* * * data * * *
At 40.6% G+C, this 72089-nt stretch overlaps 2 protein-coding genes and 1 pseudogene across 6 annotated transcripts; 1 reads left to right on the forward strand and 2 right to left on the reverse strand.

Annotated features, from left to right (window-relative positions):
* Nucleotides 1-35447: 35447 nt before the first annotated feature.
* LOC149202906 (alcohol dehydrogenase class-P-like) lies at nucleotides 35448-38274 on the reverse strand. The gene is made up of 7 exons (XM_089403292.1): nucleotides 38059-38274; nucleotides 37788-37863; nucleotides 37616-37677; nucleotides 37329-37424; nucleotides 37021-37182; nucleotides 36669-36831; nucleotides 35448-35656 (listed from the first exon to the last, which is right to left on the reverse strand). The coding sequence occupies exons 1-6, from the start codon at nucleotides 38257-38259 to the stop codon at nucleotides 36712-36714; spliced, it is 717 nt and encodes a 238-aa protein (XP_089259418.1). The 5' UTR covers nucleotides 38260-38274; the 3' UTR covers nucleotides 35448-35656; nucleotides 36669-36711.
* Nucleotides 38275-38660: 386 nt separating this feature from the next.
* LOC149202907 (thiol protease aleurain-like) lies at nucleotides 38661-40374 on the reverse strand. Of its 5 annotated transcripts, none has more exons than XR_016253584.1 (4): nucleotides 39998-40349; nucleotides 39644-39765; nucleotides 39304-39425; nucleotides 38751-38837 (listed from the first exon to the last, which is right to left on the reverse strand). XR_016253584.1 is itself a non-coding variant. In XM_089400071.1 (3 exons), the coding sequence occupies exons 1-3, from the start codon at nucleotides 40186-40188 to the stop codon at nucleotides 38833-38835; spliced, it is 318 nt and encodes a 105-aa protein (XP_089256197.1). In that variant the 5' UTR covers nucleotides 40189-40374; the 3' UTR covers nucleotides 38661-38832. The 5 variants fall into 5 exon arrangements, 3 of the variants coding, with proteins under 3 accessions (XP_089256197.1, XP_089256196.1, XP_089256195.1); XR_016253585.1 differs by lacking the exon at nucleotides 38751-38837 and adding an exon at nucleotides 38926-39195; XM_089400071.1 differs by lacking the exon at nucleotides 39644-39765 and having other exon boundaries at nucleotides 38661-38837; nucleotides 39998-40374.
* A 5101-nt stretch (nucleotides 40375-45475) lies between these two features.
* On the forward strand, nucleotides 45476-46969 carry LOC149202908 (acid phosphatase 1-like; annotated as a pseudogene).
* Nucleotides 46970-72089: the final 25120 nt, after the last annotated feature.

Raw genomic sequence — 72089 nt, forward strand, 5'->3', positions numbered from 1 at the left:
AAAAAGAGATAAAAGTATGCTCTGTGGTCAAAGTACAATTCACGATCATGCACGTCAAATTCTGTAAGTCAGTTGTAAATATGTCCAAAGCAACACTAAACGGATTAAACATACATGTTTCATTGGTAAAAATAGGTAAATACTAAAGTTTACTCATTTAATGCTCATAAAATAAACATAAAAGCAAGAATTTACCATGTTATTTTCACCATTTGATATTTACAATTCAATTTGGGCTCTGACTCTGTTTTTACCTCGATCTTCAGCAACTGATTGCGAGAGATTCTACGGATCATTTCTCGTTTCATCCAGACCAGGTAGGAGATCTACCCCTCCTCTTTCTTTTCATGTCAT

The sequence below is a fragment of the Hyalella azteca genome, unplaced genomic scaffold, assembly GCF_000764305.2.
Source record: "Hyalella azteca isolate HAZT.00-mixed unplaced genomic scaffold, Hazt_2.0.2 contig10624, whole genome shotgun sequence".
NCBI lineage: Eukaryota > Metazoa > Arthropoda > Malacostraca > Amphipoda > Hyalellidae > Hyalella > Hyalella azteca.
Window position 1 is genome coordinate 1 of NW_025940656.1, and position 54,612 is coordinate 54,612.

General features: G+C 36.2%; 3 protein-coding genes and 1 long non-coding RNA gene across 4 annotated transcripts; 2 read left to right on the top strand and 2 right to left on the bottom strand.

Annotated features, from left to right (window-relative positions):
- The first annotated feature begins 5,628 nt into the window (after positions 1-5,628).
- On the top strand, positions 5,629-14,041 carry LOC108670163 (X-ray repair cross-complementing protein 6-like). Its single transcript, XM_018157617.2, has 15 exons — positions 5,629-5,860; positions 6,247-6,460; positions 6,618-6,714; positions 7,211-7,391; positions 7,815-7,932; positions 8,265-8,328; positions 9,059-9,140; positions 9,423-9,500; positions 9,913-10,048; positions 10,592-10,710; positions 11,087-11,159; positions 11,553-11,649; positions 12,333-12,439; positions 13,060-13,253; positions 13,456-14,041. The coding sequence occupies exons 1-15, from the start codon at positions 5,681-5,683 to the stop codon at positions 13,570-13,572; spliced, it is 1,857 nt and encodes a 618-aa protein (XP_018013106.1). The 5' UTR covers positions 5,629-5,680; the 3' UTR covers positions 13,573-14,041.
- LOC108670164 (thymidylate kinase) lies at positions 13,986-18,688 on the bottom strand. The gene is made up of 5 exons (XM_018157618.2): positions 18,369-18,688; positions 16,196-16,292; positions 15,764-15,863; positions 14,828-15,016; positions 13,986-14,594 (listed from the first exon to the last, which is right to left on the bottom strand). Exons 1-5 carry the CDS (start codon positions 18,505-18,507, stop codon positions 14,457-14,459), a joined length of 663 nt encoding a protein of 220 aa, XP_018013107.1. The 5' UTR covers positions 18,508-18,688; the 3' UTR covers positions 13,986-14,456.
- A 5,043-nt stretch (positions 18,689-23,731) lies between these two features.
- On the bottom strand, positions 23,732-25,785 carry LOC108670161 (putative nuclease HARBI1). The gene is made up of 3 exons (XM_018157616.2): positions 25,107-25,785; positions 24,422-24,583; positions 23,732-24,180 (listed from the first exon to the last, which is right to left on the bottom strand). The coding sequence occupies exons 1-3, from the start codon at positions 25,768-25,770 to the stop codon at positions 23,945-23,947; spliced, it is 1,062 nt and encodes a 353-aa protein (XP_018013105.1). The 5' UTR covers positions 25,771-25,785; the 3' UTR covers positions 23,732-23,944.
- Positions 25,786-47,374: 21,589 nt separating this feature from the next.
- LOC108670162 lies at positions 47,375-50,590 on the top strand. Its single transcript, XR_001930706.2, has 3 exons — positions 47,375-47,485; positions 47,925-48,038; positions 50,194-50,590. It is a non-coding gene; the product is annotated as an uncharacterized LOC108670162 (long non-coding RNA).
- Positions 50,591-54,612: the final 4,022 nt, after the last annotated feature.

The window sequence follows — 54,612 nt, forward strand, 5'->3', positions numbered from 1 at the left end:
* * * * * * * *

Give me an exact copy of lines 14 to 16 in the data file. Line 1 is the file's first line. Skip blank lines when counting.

NCBI lineage: Eukaryota > Metazoa > Arthropoda > Malacostraca > Amphipoda > Hyalellidae > Hyalella > Hyalella azteca.
Window position 1 is genome coordinate 1 of NW_025940656.1, and position 54,612 is coordinate 54,612.

General features: G+C 36.2%; 3 protein-coding genes and 1 long non-coding RNA gene across 4 annotated transcripts; 2 read left to right on the top strand and 2 right to left on the bottom strand.